Wywiad z chuliganem (jak w Tytusie). Bez komentarza.
K: Thanking for speaking to me today. Can you tell me why you’re rioting?
A: I am not satisfied with life.
K: Can you be more specific?
A: Well, I’m in school now and the school isn’t very good. I’m not learning anything, and when I get out of school, I don’t think there is any job for me.
K: Do you know what you want to do?
A: Not really.
K: Then how do you know there’s no job for you?
A: This is what I hear.
K: Do your parents know you are out here rioting?
K: And what do they think about that?
A: Well, they must be OK with it because they did not stop me.
K: What do they do for work?
A: My mother is a housewife, and my father owns his own business.
K: Then he does OK.
A: Yes, he actually has two stores. One in Halandri and the other in Glyfada.
K: Those are good areas of Athens. Do you live in Halandri or Glyfada?
A: We live in Halandri, but we also have a house on Crete. The house in Glyfada is rented to other people.
K: It sounds like your father has done well.
A: Generally, yes.
K: How would you feel if someone broke, burned and stole from one of your dad’s shops?
A: Well, I would be mad because it belongs to us. It’s our property, and it’s how my dad takes money for us.
K: Do you realize you’re doing the same thing to people just like your dad?
A: But I’m not.
K: But you are. These smashed shops and burned buildings hurt people just like your father.
A: It’s not the same.
K: It is exactly the same thing.
A: Even if it was, I still have good reason.
K: And what reason is that?
A: I told you, I’m mad about the death of Alexi and I’m mad about the problems from the government.
K: Actually, this is the first you mentioned Alexi. Did you know him?
A: No, but it could have been me.
K: What if it turns out the police officer is innocent?
A: It doesn’t matter. I’m mad and frustrated about other things.
K: And you don’t think what you’re doing is wrong?
A: No, because I want justice and I want a better future.
K: But can’t you see you’re just doing more harm and making the problem worse instead of better?
A: No. What I’m doing is the right thing.
K: And where did you learn wrong from right?
A: My parents.
K: The same people who let you go out rioting?
K: Interesting. Have you ever heard the quote: “In democracy, people get the government they deserve.”
A: No. What does that mean?
K: It means that you deserve the government (no matter how good or bad) because you voted for them and keep them in power. Do you feel you deserve this government?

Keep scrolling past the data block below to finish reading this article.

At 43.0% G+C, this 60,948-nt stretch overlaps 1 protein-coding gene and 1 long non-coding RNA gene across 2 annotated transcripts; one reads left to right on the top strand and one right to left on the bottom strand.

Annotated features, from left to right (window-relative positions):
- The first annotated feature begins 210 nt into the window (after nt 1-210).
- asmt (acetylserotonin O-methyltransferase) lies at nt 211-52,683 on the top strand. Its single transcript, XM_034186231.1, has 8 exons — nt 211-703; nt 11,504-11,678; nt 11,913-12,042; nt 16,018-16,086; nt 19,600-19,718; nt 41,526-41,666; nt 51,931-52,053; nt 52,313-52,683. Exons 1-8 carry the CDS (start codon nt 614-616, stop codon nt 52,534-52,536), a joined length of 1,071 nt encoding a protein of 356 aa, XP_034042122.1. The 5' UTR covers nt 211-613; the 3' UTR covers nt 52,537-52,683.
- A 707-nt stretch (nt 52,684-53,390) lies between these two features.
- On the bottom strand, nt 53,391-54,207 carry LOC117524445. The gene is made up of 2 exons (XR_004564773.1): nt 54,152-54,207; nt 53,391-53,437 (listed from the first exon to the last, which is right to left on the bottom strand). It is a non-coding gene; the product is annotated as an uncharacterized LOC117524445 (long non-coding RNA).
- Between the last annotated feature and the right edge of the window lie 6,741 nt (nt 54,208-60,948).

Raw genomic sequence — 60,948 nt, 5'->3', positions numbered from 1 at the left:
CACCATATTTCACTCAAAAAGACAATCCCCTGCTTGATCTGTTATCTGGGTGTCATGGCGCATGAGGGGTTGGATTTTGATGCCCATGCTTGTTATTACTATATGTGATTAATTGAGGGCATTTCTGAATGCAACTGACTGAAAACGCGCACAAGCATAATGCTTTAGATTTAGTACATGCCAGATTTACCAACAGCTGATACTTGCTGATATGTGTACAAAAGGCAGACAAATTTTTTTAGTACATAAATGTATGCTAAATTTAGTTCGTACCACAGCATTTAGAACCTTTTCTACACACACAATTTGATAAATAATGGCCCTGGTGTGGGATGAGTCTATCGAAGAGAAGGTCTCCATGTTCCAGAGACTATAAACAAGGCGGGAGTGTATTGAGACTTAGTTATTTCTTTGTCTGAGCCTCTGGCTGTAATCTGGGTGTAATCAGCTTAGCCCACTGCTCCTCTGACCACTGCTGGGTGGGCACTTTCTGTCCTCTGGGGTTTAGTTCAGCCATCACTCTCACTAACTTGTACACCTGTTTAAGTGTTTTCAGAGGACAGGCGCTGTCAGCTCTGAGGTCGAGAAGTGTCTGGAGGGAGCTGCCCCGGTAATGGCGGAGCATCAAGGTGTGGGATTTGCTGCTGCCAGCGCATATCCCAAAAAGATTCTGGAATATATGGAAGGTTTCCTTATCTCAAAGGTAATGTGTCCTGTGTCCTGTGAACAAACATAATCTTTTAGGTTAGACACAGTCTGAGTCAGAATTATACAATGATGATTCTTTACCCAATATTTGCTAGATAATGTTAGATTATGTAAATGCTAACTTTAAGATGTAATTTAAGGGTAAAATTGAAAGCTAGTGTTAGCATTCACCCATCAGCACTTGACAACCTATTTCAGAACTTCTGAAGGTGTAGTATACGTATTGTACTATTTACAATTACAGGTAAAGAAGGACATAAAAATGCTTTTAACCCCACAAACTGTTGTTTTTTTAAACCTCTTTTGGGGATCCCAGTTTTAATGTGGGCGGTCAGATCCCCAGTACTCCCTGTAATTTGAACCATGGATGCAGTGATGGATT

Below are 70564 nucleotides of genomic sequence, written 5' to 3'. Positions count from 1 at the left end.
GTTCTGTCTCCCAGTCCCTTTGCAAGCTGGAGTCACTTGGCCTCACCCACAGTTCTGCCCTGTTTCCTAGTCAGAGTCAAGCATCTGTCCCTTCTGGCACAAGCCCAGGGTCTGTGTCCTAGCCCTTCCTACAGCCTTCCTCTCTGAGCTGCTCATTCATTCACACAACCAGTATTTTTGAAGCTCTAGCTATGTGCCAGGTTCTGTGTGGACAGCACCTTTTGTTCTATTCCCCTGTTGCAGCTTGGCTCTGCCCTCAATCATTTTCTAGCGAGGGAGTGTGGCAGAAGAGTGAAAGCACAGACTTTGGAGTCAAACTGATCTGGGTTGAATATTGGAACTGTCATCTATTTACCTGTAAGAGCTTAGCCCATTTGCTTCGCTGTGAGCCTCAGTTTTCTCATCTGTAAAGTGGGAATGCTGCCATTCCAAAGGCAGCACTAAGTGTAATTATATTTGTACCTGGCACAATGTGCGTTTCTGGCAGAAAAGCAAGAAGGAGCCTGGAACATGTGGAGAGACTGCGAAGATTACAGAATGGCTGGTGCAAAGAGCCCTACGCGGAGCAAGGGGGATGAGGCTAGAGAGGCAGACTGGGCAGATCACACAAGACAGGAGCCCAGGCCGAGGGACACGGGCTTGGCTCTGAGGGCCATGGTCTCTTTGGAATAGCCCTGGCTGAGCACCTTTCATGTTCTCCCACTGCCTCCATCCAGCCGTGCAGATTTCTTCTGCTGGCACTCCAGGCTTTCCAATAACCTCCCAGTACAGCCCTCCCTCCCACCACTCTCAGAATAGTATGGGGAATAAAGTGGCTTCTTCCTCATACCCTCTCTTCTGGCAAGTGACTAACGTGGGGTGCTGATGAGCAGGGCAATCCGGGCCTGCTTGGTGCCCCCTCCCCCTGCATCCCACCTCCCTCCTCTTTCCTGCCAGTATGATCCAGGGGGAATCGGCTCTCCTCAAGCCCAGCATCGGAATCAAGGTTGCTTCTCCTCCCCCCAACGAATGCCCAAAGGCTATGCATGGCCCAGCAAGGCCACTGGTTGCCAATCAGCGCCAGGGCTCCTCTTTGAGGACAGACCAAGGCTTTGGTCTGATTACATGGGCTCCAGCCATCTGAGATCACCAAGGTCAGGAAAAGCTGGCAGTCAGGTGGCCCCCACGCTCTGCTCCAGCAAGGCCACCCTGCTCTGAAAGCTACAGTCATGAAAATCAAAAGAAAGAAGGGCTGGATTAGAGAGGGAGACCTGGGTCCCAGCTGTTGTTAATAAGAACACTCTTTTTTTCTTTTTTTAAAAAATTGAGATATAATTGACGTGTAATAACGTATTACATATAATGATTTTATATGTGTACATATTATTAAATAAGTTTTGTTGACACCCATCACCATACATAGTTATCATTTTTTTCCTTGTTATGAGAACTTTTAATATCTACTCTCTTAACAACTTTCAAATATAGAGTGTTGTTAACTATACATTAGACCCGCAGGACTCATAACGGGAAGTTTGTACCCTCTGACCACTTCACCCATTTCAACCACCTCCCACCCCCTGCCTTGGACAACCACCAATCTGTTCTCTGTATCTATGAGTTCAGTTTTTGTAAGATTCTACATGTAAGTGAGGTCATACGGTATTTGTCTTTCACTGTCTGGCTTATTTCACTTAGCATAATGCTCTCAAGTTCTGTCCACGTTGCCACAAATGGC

A: No, I feel I deserve something better.
K: And what will you do to be worthy of something better?
A: I don’t need to do anything; it’s my right. I deserve the best no matter what I do.
K: Even if you destroy other people’s property? That’s a crime.
A: This is my right.
K: How do you figure that?
A: Protesting is my right.
K: I agree with that, but what you’re doing is not just protesting. It’s violence.
A: That’s the thing about Greece. It’s free, and I’m free to do what I want.
K: But you are taking freedom away from others.
A: No, I’m fighting for other people too.
K: Did you ask them what they wanted, and did they ask you to represent them?
A: Not exactly.
K: Do you consider yourself an anarchist?
K: Do you know what anarchy means?
A: Yes, it means someone who questions authority.
K: Actually, that’s not what it means. It means the state of lawlessness, disorder and freedom due to an absence of government authority.
A: Yes, same thing.
K: No, they’re very different. I agree that the Greek government has done little if anything to draft real policies, and there is a general lawlessness and disorder from lack of enforcement. But the violent rioting has just made a bad situation worse. So how is this a good change?
A: It will force them to do something.
K: Really? Have you made demands?
K: What must the government do to satisfy you enough to stop rioting? Do you have solutions?
A: Not exactly.
K: Are you aware that if the government does something, they will take away some of your freedom?
A: Not if they do the right things. If they raise salaries, that will give us more money and more money is more freedom.
K: Yes, but that money has to come from somewhere; and that means less tax dodging, coming down on people who pay bribes, and stopping illegal practices. More enforcement and more rules mean less freedom. You say you’re rioting because the government has to change; but you also say you are an anarchist, and anarchy is the absence of government. That doesn’t fit.
A: I’m free to do what I want, I told you. I’m also sick of the high costs and low salaries.
K: How do you know about salaries, do you work? I thought you were a student and are getting money from your parents.
A: I don’t work, but I hear about the salaries.
K: And how do you know about costs if your dad pays for everything?
A: I know.
K: I know very well that cost of living is high, salaries are not good, and unemployment is getting higher. But are you aware that women and immigrants have it much worse than you? And yet, you do not see them causing riots.
A: Immigrants have no right to complain. They chose to come here, and if they don’t like it they can go home. I have a right to burn down my country if I want; it’s my country.
K: People like me are immigrants who work here, and my money pays for your education. So what you’re saying is it’s OK if you use my money, but I can’t complain and you can destroy the country we both live in.
A: Yes, and if you don’t like it. You can go back to America.
K: OK then. Thank you for talking to me today. Is there anything else you’d like to say?
A: Yes, keep up the fight!
(źródło: Living in Greece: MAT Police vs. Greek Rioter)